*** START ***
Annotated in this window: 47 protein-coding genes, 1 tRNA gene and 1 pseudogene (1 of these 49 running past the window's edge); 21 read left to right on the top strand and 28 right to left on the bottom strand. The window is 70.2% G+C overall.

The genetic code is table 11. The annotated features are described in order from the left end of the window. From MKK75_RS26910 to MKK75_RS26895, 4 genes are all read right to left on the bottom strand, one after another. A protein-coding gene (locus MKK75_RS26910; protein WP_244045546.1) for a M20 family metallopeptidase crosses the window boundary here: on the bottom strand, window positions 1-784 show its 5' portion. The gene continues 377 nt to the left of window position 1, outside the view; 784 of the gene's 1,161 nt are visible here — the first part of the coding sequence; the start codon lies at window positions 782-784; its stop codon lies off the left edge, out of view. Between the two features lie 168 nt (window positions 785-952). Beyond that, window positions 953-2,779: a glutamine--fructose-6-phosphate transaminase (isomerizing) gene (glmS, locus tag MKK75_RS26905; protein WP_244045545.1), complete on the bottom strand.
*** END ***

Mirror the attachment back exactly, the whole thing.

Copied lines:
Annotated in this window: 47 protein-coding genes, 1 tRNA gene and 1 pseudogene (1 of these 49 running past the window's edge); 21 read left to right on the top strand and 28 right to left on the bottom strand. The window is 70.2% G+C overall.

The genetic code is table 11. The annotated features are described in order from the left end of the window. From MKK75_RS26910 to MKK75_RS26895, 4 genes are all read right to left on the bottom strand, one after another. A protein-coding gene (locus MKK75_RS26910; protein WP_244045546.1) for a M20 family metallopeptidase crosses the window boundary here: on the bottom strand, window positions 1-784 show its 5' portion. The gene continues 377 nt to the left of window position 1, outside the view; 784 of the gene's 1,161 nt are visible here — the first part of the coding sequence; the start codon lies at window positions 782-784; its stop codon lies off the left edge, out of view. Between the two features lie 168 nt (window positions 785-952). Beyond that, window positions 953-2,779: a glutamine--fructose-6-phosphate transaminase (isomerizing) gene (glmS, locus tag MKK75_RS26905; protein WP_244045545.1), complete on the bottom strand.